Originally published on Forbes.
The video recently leaked by Access Hollywood of Donald Trump making lewd comments about women is shining a renewed spotlight on the issue of sexual harassment in the workplace. In the aftermath of the video, 11 women have spoken out and accused Trump of sexually harassing them, and many of the incidents occurred in the context of business interactions. The various allegations of sexual misconduct by Bill Clinton over the years are also resurfacing in the media as a result of the events of the past several weeks.
Politics aside, it is crystal clear that we still have a major problem with sexual harassment in this country and that it is more prevalent than many of us would like to think. A recent study also confirms this: 24% of female respondents said they had experienced being sexually harassed, compared to 5% of men. And in a survey by Cosmopolitan magazine, one-third of respondents—all women between the ages of 18 and 34—said they had been sexually harassed at work. But that number is likely higher, as the data indicated that a chunk of the respondents didn’t realize behavior that they had encountered was actually sexual harassment. Sixteen percent answered “no” when asked if they had been sexually harassed, but responded “yes” that they had heard sexually explicit or sexist comments at work.
Incidents of sexual harassment in the workplace are also widely underreported: 71% of people who had been sexually harassed did not report it. Why? Probably because of concerns that reports won’t be handled properly, valid concerns considering that of the 29% of women who did report the incidents, only 15% were satisfied with the outcome.
This should shock and anger us all. We’re breeding a culture where women are not only afraid and reluctant to report being victims of sexual harassment, we’ve become so casual about this issue that many don’t even know that they’re victims.
Here are four things you should know about sexual harassment in the workplace and what you can do if you’ve been a victim of it.
1. Sexual harassment comes in all different forms. The U.S. Equal Employment Opportunity Commission (EEOC) provides a broad definition of sexual harassment, which includes: unwelcome sexual advances, requests for sexual favors, and verbal and physical conduct of a sexual nature. Chances are, if you have to ask, you’ve probably experienced sexual harassment. Unfortunately, though, many women question themselves, given that sexual harassment is not considered to be a “serious problem” in much of our society. Rest assured that any unwelcome comment or gesture that is sexual in nature is indeed sexual harassment, no matter how benign it may seem.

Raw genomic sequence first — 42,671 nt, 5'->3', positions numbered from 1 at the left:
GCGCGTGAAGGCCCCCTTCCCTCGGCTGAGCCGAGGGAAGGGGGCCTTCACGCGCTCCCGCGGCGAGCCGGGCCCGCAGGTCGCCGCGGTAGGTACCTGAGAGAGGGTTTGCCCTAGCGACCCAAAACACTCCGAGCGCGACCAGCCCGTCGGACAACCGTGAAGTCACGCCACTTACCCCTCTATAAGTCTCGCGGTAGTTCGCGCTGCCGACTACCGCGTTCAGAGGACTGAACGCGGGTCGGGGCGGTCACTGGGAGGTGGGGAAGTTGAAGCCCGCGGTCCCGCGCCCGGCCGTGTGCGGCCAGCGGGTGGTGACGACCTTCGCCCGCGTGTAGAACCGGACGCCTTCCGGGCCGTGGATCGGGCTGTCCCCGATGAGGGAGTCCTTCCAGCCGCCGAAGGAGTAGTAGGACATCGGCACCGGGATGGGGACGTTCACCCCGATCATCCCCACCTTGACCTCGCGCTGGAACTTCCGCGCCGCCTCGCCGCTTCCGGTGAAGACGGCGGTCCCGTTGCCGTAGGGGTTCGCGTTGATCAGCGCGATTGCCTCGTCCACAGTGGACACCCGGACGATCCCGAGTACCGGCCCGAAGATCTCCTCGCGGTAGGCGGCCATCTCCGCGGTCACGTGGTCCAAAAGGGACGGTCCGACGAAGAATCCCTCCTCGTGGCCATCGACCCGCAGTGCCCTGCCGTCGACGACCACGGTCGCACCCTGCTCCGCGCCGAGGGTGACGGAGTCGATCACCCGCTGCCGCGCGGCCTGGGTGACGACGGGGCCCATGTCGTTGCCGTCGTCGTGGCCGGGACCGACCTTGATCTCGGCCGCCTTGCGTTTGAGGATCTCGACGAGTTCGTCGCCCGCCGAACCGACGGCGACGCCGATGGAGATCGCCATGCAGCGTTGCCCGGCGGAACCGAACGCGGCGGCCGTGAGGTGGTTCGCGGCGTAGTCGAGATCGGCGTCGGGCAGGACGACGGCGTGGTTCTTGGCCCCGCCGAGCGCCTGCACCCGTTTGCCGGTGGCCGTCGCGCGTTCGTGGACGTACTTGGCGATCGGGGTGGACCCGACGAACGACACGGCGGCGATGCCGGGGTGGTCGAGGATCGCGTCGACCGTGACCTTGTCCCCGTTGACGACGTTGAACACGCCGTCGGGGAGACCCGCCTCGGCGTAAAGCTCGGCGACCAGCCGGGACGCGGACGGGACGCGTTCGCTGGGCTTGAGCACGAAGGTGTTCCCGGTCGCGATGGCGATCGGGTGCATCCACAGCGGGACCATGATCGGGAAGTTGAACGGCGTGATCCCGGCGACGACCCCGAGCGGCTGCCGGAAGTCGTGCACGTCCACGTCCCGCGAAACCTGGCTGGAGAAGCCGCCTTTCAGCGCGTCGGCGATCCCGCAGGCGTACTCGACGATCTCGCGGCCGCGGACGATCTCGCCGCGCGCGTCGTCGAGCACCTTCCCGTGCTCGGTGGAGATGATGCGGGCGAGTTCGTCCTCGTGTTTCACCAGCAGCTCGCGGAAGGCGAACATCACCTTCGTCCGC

2. If you’ve experienced sexual harassment at work, you should document all of the activity. Write down what happened, when, and where. Keep a detailed account of the incidents and store the information in a safe location outside of your workplace.
3. Research whether your company has a formal policy on sexual harassment. You can find this information either in your employee handbook, on your company’s website, or by requesting it through HR. Whether or not your company has a policy on sexual harassment in the workplace will help you figure out what your options are and help you determine the next steps. If your company has no formal policy, the HR department may be able to assist you, and you always have the option of pursuing a complaint with the EEOC.
4. Your employer is required to remain impartial after a report has been filed. Your employer will have to conduct an internal investigation, but the EEOC does not permit an employer to retaliate against an employee. So while the process of resolving a report of sexual harassment can be drawn out, you do have various protections to ensure that your rights are protected in the meantime.
The onus is on all of us to do better in breeding a society and an environment that condemns such behavior and ensures safe workplaces for all employees. We simply aren’t doing enough yet to change the discourse around this issue.
Case in point: when NBC suspended Billy Bush for his involvement in the tapes, which included him egging on Trump’s comments, various media sources actually seemed critical of NBC’s decision and the fact that they haven’t publicly explained the suspension in-depth. Some may be inclined to defend Bush and say that it’s his job to conduct edgy interviews and encourage celebrities to spill salacious comments, but such an outlook only perpetuates the problem.
…And I know we can do better than that.
Ashley Stahl helps job seekers find their purpose, land more job offers and launch their dream businesses. Sign up here for her free jumpstart course on how to land a new job you love.